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Lethbridge Jazz and Blues festival features familiar faces and local talent

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The eighth annual Lethbridge Jazz and blues festival, June 8-16 , features familiar faces, new faces , new venues and a little something for everyone.  Don Robb is excited about the Lethbridge Jazz and Blues Festival, June 8-16. Photo by Richard Amery
The event is not only longer this year, but also features more events and some old friends.

“The schedule has changed a little bit. We’re starting on Friday, June 8 to accommodate the school bands (performing  at the Gate for the Young Lions Concert),” said Lethbridge Blues and Jazz Festival vice president Don Robb.

 The  annual Jazz at the Park event features an all local lineup performing  Galt Gardens, June 9  beginning at noon with Papa King and the Boogiemen followed by Paul Kype and Texas Flood, Hippodrome, new band the Metrik Jazz Tentet and the Lethbridge Big Band at 4 p.m.
“ There will be an open market as well. And it will be a great opportunity for people to find out what is happening for the rest of the festival,” he continued.

The major events are centred around the the Enmax Centre with the bigger shows in the Enmax Centre or in the upstairs lounge. One of the big returning events is the Food Truck Frenzy, June 15 featuring numerous artists plus the Superhero and princess jazz show, for which kids are encouraged to come dressed as their favourite superhero or princess.  Local musicians HBO3 and the Steve Keenan band will provide the soundtrack for the afternoon. Calling all Superheroes and Princesses is art 3 p.m. during the Frenzy.

 The festival begins at the Gate, June 8 with the always popular Young Lions  concert, featuring plenty of talented young musicians performing beginning at 12:45 p.m.
The festival welcomes several new venues including the Stoketown Cafe which hosts a blues brunch on June 10 at noon, with local bluesman Papa King and his trio.

The Nikka Yuko Japanese Gardens brings back New York based, Hiroshima born guitarist Nobuki Takamen, who was a highlight of last year’s festival.
“The Nikka Yuko Japanese Gardens thought it was a great show and wanted to do it again, so they thought about how to make it different. So this time he brings his trio,” Robb continued. Tickets are available through for $35.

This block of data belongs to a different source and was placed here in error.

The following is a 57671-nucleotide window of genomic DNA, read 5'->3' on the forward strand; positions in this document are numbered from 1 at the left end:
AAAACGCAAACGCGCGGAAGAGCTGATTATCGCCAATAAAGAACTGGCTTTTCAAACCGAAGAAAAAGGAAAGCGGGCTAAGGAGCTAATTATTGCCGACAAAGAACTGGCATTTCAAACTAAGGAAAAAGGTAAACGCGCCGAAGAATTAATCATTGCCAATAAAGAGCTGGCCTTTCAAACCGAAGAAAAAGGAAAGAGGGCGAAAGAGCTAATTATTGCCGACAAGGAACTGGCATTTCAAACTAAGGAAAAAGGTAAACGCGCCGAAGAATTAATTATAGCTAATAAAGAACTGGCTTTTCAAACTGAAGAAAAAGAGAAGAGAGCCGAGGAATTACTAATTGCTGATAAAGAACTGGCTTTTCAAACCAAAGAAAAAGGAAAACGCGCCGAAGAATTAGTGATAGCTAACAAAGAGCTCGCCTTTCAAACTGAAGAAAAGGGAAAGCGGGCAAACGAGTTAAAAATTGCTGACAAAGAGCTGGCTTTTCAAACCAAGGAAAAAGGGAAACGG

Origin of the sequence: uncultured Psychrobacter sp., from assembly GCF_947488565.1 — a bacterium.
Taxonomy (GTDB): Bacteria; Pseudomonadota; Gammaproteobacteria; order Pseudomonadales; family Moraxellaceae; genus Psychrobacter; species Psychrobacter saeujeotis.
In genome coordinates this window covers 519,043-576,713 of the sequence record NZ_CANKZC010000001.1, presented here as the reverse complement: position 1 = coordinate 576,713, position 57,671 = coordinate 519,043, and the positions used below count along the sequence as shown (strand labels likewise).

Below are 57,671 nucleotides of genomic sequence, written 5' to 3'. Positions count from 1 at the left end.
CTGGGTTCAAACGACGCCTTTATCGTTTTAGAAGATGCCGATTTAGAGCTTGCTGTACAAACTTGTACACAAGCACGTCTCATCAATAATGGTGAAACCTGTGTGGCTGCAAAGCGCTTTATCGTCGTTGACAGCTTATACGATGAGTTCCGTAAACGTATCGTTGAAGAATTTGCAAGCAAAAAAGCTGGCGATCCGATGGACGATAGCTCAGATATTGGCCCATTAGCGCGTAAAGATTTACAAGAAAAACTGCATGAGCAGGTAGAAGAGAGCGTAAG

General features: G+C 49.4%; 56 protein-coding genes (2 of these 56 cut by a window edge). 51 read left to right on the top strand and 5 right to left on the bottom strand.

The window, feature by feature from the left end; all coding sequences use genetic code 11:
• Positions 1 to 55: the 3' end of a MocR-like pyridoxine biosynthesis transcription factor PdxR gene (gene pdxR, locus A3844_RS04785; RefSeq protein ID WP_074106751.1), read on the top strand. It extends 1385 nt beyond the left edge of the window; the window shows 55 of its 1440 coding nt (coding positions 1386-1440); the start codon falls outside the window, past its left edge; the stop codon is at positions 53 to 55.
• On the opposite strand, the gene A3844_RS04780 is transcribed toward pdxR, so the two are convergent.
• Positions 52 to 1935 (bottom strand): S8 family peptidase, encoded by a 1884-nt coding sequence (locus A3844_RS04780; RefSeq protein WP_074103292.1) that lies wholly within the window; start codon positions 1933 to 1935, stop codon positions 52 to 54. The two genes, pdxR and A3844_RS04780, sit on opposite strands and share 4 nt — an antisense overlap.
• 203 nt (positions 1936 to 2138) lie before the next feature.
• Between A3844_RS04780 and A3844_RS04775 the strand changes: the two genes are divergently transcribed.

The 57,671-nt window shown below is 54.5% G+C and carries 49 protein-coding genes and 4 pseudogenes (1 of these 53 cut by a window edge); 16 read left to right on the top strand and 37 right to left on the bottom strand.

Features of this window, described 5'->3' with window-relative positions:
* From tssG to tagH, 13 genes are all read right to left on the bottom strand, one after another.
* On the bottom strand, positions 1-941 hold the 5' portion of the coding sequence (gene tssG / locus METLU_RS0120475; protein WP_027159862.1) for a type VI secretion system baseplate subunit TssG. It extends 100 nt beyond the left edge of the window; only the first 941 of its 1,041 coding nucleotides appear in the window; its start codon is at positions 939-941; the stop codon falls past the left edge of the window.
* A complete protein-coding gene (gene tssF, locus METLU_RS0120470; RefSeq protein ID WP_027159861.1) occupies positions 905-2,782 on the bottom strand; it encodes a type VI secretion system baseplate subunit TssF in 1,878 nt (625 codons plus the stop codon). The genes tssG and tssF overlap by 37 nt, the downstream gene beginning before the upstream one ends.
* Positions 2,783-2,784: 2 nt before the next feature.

“I played Lethbridge back in 2010, and always wanted to go back, but never did until last year,” said the Hiroshima born, New York based guitarist, who is excited to  return to the Nikka Yuko Japanese Gardens, for this year’s festival, but this time with his trio of  drummer Naoki  Aikawa and bassist Toshiyuki Tanahashi.
He has known them and played with them for several years, but officially formed the trio  with them in march.
“We’ll be playing a lot of new music that we‘re releasing  on Nov. 25,” he said, noting two of the songs were inspired by and written during his previous visits to Lethbridge.
 Tickets  for the concert are $35 or $50 for a meet and greet. The concert begins at 7 p.m.

Jazz jams have always been a staple of the festival and jazz music in general. The Owl Acoustic Lounge hosts the jazz jam again this year, June 12 at 7:30 p.m. with Josh Davies and HBO3.
 The Owl features a few festival shows, including an afternoon show, Saturday, June 16 when the Allison Au Quartet will be playing at 3 p.m., featuring Juno award winning saxophonist, composer and band leader Allison Au. Tickets for that show are $20.

“We played the afternoon at the Owl with the Metrik Octet and it went well. So we thought we’d try an afternoon show,” Robb said.
 The Slice features Saskatoon bluesman B.C. Read , June 15 at 9:30 p.m. Tickets for that show are also $20
The Sweet Inspiration Gospel Concert is another popular draw.

 Marcus Mosely returns to hosts this year’s concert at Southminster United Church, Wednesday, June 13. Admission is $10. Mosely, who also sings with Vancouver based gospel blues band the Sojourners, last hosted the Sweet inspiration Gospel concert in 2015 and played the Geomatic Attic with the Sojourners in 2011.